In the past few years, when someone says they are “too busy,” I no longer see this as something I want to achieve. Another person’s busyness now makes me feel like they really do not have time for me. This can be OK but I try to refrain from making others feel like I am too busy for them, although I know this happens.

When we are so busy, we lose the space and ability to hear God speak to us. We miss God’s wisdom that God yearns for us to hear and embody. Our days and agendas and schedules become filled with things that maybe busy, but are all these things the most important “things” God wants us to focus on?

I think this is very debatable.

Albert Einstein felt that one of life’s most “sacred gifts” is the importance and spiritual implications of listening for God’s “still small voice.” I find it fascinating that one of the most revered scientists of the 20th century prioritized listening and hearing God in his or her life. Yes, hearing God is more important than scientific experiments.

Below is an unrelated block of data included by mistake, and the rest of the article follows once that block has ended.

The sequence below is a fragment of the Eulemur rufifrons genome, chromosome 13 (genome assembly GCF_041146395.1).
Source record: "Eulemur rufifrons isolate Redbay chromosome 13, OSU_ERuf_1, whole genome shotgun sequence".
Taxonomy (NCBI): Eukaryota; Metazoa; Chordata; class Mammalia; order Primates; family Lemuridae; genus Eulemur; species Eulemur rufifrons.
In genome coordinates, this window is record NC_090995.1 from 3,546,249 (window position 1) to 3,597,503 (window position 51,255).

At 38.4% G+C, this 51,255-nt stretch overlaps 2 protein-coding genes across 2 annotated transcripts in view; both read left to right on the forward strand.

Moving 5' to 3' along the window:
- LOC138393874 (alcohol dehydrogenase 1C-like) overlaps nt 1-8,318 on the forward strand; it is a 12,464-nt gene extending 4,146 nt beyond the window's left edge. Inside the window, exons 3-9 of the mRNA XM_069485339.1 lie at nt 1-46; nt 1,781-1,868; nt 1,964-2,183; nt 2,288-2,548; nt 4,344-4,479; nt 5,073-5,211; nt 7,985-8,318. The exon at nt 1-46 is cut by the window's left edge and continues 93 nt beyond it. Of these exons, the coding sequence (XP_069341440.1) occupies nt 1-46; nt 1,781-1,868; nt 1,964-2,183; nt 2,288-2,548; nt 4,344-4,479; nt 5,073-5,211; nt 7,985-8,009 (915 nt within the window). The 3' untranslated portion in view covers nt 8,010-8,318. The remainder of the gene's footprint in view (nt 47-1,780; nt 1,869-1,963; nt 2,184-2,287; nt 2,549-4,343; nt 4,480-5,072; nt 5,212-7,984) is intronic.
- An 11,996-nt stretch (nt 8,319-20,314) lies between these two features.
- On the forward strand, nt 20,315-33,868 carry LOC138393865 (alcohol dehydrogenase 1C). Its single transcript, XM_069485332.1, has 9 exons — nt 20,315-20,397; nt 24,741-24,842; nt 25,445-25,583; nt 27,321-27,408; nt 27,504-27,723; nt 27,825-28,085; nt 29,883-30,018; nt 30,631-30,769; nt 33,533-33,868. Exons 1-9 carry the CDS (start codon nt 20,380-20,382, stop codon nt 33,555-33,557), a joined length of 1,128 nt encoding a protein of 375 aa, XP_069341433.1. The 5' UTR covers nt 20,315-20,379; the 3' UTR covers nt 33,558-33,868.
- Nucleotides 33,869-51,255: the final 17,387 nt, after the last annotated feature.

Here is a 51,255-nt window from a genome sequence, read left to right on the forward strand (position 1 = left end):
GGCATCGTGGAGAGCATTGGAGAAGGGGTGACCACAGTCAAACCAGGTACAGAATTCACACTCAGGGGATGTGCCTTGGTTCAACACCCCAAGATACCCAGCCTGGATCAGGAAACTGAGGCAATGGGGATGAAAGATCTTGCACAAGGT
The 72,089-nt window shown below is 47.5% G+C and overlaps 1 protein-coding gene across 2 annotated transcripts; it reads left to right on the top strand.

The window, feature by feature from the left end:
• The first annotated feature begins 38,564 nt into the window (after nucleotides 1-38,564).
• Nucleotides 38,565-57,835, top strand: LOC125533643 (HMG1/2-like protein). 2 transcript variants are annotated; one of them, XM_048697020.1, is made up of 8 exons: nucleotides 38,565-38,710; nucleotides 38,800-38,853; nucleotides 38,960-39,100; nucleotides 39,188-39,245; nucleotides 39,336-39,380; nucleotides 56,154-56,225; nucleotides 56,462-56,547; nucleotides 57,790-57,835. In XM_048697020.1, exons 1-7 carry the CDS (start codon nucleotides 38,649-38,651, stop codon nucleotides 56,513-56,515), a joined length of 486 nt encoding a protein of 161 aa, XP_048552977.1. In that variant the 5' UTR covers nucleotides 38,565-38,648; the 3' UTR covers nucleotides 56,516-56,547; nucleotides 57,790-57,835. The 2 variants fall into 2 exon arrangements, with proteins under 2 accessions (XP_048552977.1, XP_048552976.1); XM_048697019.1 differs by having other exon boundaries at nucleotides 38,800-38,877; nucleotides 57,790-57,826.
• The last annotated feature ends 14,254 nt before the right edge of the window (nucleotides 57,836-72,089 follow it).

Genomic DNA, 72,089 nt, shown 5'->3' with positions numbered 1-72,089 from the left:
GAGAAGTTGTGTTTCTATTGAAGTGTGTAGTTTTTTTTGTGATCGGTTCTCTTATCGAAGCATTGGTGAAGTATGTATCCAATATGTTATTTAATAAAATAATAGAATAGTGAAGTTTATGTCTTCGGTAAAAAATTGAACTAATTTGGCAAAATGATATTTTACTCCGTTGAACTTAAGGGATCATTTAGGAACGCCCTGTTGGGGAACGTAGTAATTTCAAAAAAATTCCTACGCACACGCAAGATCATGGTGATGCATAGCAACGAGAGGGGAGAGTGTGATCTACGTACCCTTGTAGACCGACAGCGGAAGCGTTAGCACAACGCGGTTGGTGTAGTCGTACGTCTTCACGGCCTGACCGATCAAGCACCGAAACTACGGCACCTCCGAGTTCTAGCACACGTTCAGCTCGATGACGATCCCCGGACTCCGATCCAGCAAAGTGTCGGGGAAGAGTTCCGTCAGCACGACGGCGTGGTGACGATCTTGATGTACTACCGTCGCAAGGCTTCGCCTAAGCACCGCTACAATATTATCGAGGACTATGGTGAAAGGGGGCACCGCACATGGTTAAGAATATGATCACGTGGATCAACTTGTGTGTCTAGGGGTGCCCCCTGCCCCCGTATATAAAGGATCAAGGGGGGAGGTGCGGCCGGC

In order for us to hear God speak to us and hear God’s wisdom and guidance, we also need time WITH God. This requires us to relax our agendas. Provide God-space in them so that we can be available to hear the subtle and yet intuitive prompting of God’s Holy Spirit.

What a beautiful gift Einstein wants us to embrace.

As part of my Simple Is Better shift, I am trying to measure myself less by what I accomplish in a day and what I get done and more by how I treat others, engage in what I do and align with my priorities based on what God feels is best for me to focus on. It’s a difficult shift, but I am trying to place more value on what my heart is saying to me these days more so than what my lists are saying.